THROUGHOUT THE ENTIRE DEBATE on “What should we do about our drinking problem?” one very important issue has been consistently overlooked.The constitutional, political and moral objections to “down-sizing” the rights of 18 to 20-year-olds.
Eighteen and nineteen-year-olds have the right to vote in local and general elections, perform jury service, join the armed forces, make a will, sign a contract, and purchase alcohol. …
When it comes to the other rights, responsibilities and duties of citizenship, however, 18 and 19-year-old New Zealanders are legally recognised as responsible adults.This raises a couple of very serious question. Having admitted 18 and 19-year-olds to the ranks of adult New Zealanders, is it constitutionally, politically and morally justifiable to cast them back into the ranks of non-adults when it comes to purchasing alcohol?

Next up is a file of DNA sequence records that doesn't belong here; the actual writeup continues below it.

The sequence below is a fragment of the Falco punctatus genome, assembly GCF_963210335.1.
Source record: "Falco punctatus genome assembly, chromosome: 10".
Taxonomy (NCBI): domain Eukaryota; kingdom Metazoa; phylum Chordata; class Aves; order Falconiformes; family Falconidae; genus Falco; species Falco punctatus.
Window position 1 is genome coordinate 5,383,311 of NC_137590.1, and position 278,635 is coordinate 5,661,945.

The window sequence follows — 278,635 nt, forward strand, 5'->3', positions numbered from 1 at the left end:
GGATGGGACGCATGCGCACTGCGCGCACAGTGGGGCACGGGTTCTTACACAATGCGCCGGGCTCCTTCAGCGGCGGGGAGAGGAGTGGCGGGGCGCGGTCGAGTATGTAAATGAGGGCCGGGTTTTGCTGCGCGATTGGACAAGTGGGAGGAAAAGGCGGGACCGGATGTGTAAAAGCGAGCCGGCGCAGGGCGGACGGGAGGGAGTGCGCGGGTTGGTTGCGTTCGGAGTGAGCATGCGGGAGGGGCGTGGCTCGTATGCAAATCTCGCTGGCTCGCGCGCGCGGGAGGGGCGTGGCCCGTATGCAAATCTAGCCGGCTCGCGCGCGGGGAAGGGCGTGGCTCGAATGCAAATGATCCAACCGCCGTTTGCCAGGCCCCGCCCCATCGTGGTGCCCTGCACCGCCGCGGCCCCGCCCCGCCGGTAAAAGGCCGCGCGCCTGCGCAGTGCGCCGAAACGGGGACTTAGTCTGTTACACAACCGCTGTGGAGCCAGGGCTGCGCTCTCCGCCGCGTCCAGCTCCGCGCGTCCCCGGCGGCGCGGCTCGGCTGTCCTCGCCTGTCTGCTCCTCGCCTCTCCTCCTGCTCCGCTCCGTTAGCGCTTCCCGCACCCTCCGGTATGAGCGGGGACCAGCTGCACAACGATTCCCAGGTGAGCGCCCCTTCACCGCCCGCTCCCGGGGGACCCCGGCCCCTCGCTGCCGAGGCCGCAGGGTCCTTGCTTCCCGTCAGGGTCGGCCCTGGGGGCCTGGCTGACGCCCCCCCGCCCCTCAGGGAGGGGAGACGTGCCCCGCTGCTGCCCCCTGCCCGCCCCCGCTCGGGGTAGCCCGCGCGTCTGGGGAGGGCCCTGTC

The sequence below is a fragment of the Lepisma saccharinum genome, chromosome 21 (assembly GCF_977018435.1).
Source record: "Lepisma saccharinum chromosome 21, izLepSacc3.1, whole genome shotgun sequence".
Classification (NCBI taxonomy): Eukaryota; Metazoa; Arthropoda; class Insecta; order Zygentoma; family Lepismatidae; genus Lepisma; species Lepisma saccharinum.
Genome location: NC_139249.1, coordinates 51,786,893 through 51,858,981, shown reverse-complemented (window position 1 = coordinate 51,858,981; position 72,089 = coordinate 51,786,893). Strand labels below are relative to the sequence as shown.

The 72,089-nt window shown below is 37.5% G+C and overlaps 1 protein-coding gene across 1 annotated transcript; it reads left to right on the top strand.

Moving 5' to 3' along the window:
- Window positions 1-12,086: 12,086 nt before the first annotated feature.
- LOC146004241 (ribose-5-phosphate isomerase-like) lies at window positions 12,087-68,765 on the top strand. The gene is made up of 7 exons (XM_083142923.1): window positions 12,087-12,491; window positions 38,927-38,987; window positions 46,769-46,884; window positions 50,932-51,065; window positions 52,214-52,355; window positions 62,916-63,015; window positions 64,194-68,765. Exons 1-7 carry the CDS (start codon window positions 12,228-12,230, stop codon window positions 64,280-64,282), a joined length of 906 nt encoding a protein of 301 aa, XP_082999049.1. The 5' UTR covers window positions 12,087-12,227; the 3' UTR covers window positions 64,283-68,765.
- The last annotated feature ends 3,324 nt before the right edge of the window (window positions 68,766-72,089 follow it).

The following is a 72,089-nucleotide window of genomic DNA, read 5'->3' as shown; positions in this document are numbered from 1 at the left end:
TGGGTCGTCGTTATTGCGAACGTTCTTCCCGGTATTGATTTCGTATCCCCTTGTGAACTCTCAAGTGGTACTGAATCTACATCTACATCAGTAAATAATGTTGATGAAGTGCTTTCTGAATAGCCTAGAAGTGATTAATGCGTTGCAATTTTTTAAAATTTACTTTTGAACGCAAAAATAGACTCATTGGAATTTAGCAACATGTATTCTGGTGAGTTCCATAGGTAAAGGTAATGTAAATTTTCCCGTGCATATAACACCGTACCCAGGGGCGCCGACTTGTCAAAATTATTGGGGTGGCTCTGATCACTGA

How can prohibiting their participation in a social activity in which all other New Zealand adults are free to engage without legal sanction possibly be right?
I would argue that it is neither right nor justifiable. Once specific political and social rights (like the right to vote or the right to purchase alcohol) have been given to a group of citizens they cannot be taken back without placing the rights of every other citizen in jeopardy.
Were the White Americans living in the Deep South justified in stripping their Black neighbours of their civil and political rights in the latter half of the 19th Century? Did the Nazi Government of Germany have the right to strip German Jews of their citizenship in the 1930s?
Both of these cases involved the persecution of a politically friendless minority whose morals, capabilities and behaviour were openly despised and derided by the majority.